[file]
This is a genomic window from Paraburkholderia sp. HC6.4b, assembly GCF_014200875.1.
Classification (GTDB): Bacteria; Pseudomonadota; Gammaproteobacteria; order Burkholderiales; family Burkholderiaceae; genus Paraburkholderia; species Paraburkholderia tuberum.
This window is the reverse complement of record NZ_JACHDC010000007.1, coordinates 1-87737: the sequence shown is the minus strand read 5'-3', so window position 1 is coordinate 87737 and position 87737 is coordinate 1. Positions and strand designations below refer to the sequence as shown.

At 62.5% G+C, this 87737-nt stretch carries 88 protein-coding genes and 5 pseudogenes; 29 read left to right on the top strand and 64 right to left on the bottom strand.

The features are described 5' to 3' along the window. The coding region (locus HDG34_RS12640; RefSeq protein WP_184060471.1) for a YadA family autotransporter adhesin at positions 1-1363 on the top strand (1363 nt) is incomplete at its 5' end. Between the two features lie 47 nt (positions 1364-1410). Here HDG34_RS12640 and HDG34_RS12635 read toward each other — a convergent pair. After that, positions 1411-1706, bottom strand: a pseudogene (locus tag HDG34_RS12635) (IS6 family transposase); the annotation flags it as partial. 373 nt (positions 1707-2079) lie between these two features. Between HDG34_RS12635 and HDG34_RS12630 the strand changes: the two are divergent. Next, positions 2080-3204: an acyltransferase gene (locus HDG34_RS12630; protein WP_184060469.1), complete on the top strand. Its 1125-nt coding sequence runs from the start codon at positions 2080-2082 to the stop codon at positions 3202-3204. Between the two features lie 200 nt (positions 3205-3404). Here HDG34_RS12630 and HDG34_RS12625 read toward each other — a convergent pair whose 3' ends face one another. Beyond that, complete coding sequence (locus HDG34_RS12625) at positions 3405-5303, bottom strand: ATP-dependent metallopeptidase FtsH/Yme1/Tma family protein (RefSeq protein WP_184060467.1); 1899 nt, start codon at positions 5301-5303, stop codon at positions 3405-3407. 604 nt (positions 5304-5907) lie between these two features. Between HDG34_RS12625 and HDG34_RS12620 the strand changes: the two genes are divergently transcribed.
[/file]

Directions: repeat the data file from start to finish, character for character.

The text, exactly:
This is a genomic window from Paraburkholderia sp. HC6.4b, assembly GCF_014200875.1.
Classification (GTDB): Bacteria; Pseudomonadota; Gammaproteobacteria; order Burkholderiales; family Burkholderiaceae; genus Paraburkholderia; species Paraburkholderia tuberum.
This window is the reverse complement of record NZ_JACHDC010000007.1, coordinates 1-87737: the sequence shown is the minus strand read 5'-3', so window position 1 is coordinate 87737 and position 87737 is coordinate 1. Positions and strand designations below refer to the sequence as shown.

At 62.5% G+C, this 87737-nt stretch carries 88 protein-coding genes and 5 pseudogenes; 29 read left to right on the top strand and 64 right to left on the bottom strand.

The features are described 5' to 3' along the window. The coding region (locus HDG34_RS12640; RefSeq protein WP_184060471.1) for a YadA family autotransporter adhesin at positions 1-1363 on the top strand (1363 nt) is incomplete at its 5' end. Between the two features lie 47 nt (positions 1364-1410). Here HDG34_RS12640 and HDG34_RS12635 read toward each other — a convergent pair. After that, positions 1411-1706, bottom strand: a pseudogene (locus tag HDG34_RS12635) (IS6 family transposase); the annotation flags it as partial. 373 nt (positions 1707-2079) lie between these two features. Between HDG34_RS12635 and HDG34_RS12630 the strand changes: the two are divergent. Next, positions 2080-3204: an acyltransferase gene (locus HDG34_RS12630; protein WP_184060469.1), complete on the top strand. Its 1125-nt coding sequence runs from the start codon at positions 2080-2082 to the stop codon at positions 3202-3204. Between the two features lie 200 nt (positions 3205-3404). Here HDG34_RS12630 and HDG34_RS12625 read toward each other — a convergent pair whose 3' ends face one another. Beyond that, complete coding sequence (locus HDG34_RS12625) at positions 3405-5303, bottom strand: ATP-dependent metallopeptidase FtsH/Yme1/Tma family protein (RefSeq protein WP_184060467.1); 1899 nt, start codon at positions 5301-5303, stop codon at positions 3405-3407. 604 nt (positions 5304-5907) lie between these two features. Between HDG34_RS12625 and HDG34_RS12620 the strand changes: the two genes are divergently transcribed.